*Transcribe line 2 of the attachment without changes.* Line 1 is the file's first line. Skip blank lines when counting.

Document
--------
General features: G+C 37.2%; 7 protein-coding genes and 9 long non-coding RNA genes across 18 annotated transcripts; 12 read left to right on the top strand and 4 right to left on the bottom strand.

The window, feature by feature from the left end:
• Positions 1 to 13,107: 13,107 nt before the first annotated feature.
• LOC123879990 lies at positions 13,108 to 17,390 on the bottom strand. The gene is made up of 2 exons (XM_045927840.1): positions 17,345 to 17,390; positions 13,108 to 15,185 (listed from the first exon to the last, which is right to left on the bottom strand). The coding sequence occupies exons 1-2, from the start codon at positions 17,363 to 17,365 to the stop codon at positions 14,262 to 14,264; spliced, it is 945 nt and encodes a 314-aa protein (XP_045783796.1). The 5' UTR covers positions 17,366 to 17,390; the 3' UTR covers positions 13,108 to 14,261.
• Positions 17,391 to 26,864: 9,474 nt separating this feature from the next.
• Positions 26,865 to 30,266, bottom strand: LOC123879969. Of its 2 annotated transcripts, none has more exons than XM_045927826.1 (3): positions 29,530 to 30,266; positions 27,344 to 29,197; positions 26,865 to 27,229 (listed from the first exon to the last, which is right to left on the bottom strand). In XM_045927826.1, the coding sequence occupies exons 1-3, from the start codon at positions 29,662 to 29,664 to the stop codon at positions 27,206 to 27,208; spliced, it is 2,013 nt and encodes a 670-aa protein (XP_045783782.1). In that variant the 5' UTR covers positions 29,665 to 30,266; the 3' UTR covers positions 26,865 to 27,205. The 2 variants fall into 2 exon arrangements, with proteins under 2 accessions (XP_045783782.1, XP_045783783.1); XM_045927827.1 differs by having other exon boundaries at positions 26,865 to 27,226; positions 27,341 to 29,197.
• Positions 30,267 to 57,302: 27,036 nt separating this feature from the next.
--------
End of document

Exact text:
The window, feature by feature from the left end: